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The economic impact of chronic pain: a nationwide population-based cost-of-illness study in Portugal

Abstract

In addition to its high frequency and relevant individual and social impact, chronic pain (CP) has been shown to be a major contributor to increased healthcare utilisation, reduced labour productivity, and consequently large direct and indirect costs. In the context of a larger nationwide study, we aimed to assess the total annual direct and indirect costs associated with CP in Portugal. A population-based study was conducted in a representative sample of the Portuguese adult population. The 5,094 participants were selected using random digit dialling and contacted by computer-assisted telephone interviews. Questionnaires included the brief pain inventory and pain disability index. Estimates were adequately weighted for the population. From all CP subjects identified, a subsample (n = 562) accepted to participate in this economic study. Mean total annualised costs per CP subject of €1,883.30 were observed, amounting to €4,611.69 million nationally, with 42.7 % direct and 57.3 % indirect costs, and corresponding to 2.71 % of the Portuguese annual GDP in 2010. Only socio-demographic variables were significantly and independently associated with CP costs, and not CP severity, raising the possibility of existing inequalities in the distribution of healthcare in Portugal. The high economic impact of CP in Portugal was comprehensively demonstrated. Given the high indirect costs observed, restricting healthcare services is not a rational response to these high societal costs; instead improving the quality of CP prevention and management is recommended.

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Acknowledgments

We are most grateful to all the people who accepted to participate in this study for their support, time, and patience. We also thank all the interviewers who participated in the data collection process for their commitment and professionalism—Ana Alexandra Fonseca Vilela, Ana Cláudia Monteiro Grijó, Ana Sofia Soares Teixeira, Carla Rolanda Caetano Cid, Cláudia Marisa Neves Valente, Ema Cristina Ribeiro Fernandes Loja, João Tiago Ribeiro Machado Pimentel, Manuela Antónia Alves Marques de Oliveira, Patrícia Rosa Sousa Alves, Renata dos Santos Serra, and Teresa da Felicidade Vieira Quintas Ferreira.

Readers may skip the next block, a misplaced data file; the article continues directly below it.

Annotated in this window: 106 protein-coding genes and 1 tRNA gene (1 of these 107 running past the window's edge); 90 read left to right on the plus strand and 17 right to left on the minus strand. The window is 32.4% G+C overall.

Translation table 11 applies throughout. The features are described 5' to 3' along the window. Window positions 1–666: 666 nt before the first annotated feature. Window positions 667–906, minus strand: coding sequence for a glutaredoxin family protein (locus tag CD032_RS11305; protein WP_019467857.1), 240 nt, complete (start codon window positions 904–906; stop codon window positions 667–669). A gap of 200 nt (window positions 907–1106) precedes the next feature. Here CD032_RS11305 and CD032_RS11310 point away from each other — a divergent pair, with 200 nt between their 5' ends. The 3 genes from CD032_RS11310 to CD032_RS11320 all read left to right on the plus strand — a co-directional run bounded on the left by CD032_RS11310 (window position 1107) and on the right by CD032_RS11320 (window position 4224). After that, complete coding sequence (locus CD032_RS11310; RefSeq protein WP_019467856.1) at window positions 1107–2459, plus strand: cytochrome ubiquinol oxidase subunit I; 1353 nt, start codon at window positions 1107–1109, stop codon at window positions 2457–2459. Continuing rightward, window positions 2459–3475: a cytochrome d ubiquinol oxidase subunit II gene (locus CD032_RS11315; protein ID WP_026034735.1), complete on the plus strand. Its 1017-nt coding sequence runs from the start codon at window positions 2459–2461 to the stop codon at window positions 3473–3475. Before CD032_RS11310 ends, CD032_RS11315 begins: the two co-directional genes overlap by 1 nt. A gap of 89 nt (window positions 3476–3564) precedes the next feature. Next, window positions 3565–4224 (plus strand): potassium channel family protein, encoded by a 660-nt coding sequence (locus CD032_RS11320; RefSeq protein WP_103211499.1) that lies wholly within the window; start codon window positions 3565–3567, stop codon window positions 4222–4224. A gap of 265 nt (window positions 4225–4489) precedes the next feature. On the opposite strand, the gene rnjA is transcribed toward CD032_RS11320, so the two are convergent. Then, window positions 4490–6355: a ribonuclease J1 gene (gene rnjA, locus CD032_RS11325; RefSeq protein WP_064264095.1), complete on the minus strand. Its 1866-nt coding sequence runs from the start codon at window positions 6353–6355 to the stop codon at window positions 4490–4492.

Conflict of interest statements

This work was financially supported by equal unrestricted research grants from the Portuguese local offices of Grünenthal, Pfizer, and Janssen-Cilag and support obtained through a protocol established between the Faculty of Medicine, University of Porto, and the Directorate-General of Health (Direcção Geral de Saúde, DGS) and the Central Administration of the National Health System (Administração Central do Sistema de Saúde, ACSS) of the Portuguese Ministry of Health (Ministério da Saúde) as part of the National Program for Pain Control (Programa Nacional de Controlo da Dor). The sponsors did not participate in the design or conduct of this study; in the collection, management, analysis, or interpretation of data; or in the preparation, review, approval, or decision to submit this manuscript for publication. The authors are fully responsible for the contents of the manuscript and further declare that they have no conflict of interests.

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Correspondence to Luís Filipe Azevedo.

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Figure 1S. Flow chart of study subject selection and participation. (Supplementary material).

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Azevedo, L.F., Costa-Pereira, A., Mendonça, L. et al. The economic impact of chronic pain: a nationwide population-based cost-of-illness study in Portugal. Eur J Health Econ 17, 87–98 (2016). https://doi.org/10.1007/s10198-014-0659-4

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Keywords

  • Chronic pain
  • Costs
  • Productivity
  • Cost of illness
  • Economic impact

JEL Classification

  • I10
  • I14
  • I18